“I think it involves more inclusion, as far as both parties are concerned,” Berger said. “It requires us as the majority to listen probably more than maybe we had to in the past. But I think it also creates a shift as far as the responsibility of the minority party in terms of the suggestions that they make, because it’s got to be things that actually work, that the numbers pan out.
“I think both sides are aware of that and both sides are, at least initially, committed to trying to work in that new environment.”
Republicans in the legislature like to say most of the bills they pass are bipartisan, but the ones that get the most attention are the most controversial because they are usually the most significant. Emergency hurricane relief, passed unanimously last fall in record time, was easy. Voter identification has less room for compromise.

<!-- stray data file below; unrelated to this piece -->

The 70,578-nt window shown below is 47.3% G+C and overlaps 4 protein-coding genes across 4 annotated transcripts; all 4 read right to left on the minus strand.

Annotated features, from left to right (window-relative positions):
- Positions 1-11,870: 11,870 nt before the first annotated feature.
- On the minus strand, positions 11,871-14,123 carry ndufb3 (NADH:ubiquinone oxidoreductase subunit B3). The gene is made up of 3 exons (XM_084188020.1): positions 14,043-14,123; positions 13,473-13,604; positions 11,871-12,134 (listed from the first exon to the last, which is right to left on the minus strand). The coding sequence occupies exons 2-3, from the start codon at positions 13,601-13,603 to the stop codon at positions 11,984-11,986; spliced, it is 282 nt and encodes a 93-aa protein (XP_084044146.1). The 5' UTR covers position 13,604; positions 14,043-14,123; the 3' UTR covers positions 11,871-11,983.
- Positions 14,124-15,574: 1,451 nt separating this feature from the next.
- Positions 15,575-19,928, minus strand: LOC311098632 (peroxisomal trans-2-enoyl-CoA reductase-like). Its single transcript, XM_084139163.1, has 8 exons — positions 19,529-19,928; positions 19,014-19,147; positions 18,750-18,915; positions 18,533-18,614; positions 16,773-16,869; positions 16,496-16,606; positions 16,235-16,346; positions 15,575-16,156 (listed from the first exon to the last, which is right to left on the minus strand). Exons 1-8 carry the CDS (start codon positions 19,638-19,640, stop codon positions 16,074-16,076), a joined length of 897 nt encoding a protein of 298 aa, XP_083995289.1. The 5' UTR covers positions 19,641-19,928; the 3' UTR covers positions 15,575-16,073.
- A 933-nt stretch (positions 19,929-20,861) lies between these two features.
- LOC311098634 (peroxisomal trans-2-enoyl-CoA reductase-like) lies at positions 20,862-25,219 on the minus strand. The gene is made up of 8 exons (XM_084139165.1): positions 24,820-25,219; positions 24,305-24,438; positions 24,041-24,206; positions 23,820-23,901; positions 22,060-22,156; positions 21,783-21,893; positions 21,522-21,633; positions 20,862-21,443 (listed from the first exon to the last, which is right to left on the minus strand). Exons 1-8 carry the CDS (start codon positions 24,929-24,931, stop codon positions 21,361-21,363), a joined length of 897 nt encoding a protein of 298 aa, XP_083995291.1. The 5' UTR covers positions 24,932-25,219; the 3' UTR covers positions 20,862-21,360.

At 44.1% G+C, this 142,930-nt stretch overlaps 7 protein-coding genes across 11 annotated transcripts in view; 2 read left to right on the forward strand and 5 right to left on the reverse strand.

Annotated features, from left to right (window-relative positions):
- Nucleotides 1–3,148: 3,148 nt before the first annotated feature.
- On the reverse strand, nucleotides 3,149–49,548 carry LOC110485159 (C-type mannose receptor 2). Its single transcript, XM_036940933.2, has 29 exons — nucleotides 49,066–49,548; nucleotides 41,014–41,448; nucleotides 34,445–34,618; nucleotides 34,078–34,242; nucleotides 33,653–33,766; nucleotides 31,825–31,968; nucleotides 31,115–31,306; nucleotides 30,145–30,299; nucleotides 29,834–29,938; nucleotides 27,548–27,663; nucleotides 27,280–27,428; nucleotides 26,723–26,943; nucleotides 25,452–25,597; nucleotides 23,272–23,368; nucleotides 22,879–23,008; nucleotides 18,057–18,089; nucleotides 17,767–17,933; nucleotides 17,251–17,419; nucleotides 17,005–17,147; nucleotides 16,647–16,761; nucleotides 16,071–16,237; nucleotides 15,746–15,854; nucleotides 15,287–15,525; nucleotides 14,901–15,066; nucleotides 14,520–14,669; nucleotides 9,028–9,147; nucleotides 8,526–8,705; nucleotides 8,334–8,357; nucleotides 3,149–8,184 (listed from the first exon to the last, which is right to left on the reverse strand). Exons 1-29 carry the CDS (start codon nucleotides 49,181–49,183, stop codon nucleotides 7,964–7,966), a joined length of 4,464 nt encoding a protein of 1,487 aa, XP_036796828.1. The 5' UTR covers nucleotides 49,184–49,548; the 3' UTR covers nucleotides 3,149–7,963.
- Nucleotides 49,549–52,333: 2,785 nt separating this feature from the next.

“There are some things that are tied to the politics of the day that tend to get folks moving into their corners,” Berger said.
Expanding health insurance?
Medicaid expansion is one of those controversial topics. North Carolina has for years rejected the federal funding that would pay for most of it, saying it would cause budget deficits. But the GOP stance on Medicaid expansion has softened since the party took control of the legislature in 2011 and rejected it.
House Speaker Tim Moore this month said House members are talking about a bill that includes a version of Medicaid expansion.
Cooper has vowed to push for expansion, and it’s a priority with the General Assembly’s Democrats. Health-access advocates are saying this could be the year that it happens.